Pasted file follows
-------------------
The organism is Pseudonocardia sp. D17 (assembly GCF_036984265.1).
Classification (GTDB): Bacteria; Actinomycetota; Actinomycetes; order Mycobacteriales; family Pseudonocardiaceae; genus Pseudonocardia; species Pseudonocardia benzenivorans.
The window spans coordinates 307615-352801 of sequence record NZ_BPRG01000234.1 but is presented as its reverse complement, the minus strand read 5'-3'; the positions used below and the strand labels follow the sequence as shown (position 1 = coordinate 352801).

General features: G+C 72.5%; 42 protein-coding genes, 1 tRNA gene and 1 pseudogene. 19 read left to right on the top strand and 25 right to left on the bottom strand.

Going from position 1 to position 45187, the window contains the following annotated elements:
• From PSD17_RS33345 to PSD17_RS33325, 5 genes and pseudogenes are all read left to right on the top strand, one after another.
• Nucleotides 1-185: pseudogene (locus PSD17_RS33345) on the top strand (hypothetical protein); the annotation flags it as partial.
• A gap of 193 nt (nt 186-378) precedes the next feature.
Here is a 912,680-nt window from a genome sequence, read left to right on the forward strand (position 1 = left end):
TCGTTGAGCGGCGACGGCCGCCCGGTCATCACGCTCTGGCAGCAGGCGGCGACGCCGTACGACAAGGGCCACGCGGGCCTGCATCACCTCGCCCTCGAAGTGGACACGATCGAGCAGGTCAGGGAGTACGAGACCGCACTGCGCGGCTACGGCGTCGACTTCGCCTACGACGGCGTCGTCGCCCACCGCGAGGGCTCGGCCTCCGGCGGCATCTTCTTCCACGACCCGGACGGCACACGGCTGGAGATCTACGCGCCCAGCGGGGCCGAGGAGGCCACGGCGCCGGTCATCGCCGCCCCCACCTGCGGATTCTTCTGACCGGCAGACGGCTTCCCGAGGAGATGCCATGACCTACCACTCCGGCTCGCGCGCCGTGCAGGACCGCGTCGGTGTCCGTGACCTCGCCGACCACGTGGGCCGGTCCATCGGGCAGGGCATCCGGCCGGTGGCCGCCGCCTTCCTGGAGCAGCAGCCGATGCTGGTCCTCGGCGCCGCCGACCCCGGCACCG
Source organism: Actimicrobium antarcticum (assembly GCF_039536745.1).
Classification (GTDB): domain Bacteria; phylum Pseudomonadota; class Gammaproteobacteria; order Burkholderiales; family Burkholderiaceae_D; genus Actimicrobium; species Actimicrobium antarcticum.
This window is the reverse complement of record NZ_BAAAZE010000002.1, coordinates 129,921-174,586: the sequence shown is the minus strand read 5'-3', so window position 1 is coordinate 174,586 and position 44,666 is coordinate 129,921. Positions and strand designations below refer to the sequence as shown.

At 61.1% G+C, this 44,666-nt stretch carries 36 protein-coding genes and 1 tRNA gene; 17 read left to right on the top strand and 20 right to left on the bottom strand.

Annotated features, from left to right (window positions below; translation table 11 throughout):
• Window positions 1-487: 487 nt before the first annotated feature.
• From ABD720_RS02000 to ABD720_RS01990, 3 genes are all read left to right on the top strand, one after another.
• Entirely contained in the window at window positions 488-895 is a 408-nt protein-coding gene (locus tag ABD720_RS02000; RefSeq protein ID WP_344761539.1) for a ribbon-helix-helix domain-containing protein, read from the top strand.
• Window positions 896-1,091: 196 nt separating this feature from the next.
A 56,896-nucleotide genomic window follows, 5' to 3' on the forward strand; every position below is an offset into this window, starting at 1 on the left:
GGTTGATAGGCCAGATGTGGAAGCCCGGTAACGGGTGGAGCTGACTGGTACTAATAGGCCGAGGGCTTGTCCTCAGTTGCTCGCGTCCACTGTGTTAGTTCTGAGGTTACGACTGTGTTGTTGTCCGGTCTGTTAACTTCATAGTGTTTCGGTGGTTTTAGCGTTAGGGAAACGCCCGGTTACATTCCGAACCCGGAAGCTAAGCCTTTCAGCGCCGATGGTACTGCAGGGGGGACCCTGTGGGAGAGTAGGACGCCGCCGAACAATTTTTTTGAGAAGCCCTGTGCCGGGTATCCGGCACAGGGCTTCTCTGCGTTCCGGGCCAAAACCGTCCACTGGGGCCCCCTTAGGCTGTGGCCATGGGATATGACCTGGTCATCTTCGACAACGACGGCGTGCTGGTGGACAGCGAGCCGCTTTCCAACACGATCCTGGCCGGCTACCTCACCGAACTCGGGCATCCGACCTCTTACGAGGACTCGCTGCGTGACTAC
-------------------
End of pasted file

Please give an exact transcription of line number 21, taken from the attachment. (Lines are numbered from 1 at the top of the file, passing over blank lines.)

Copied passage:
GGTTGATAGGCCAGATGTGGAAGCCCGGTAACGGGTGGAGCTGACTGGTACTAATAGGCCGAGGGCTTGTCCTCAGTTGCTCGCGTCCACTGTGTTAGTTCTGAGGTTACGACTGTGTTGTTGTCCGGTCTGTTAACTTCATAGTGTTTCGGTGGTTTTAGCGTTAGGGAAACGCCCGGTTACATTCCGAACCCGGAAGCTAAGCCTTTCAGCGCCGATGGTACTGCAGGGGGGACCCTGTGGGAGAGTAGGACGCCGCCGAACAATTTTTTTGAGAAGCCCTGTGCCGGGTATCCGGCACAGGGCTTCTCTGCGTTCCGGGCCAAAACCGTCCACTGGGGCCCCCTTAGGCTGTGGCCATGGGATATGACCTGGTCATCTTCGACAACGACGGCGTGCTGGTGGACAGCGAGCCGCTTTCCAACACGATCCTGGCCGGCTACCTCACCGAACTCGGGCATCCGACCTCTTACGAGGACTCGCTGCGTGACTAC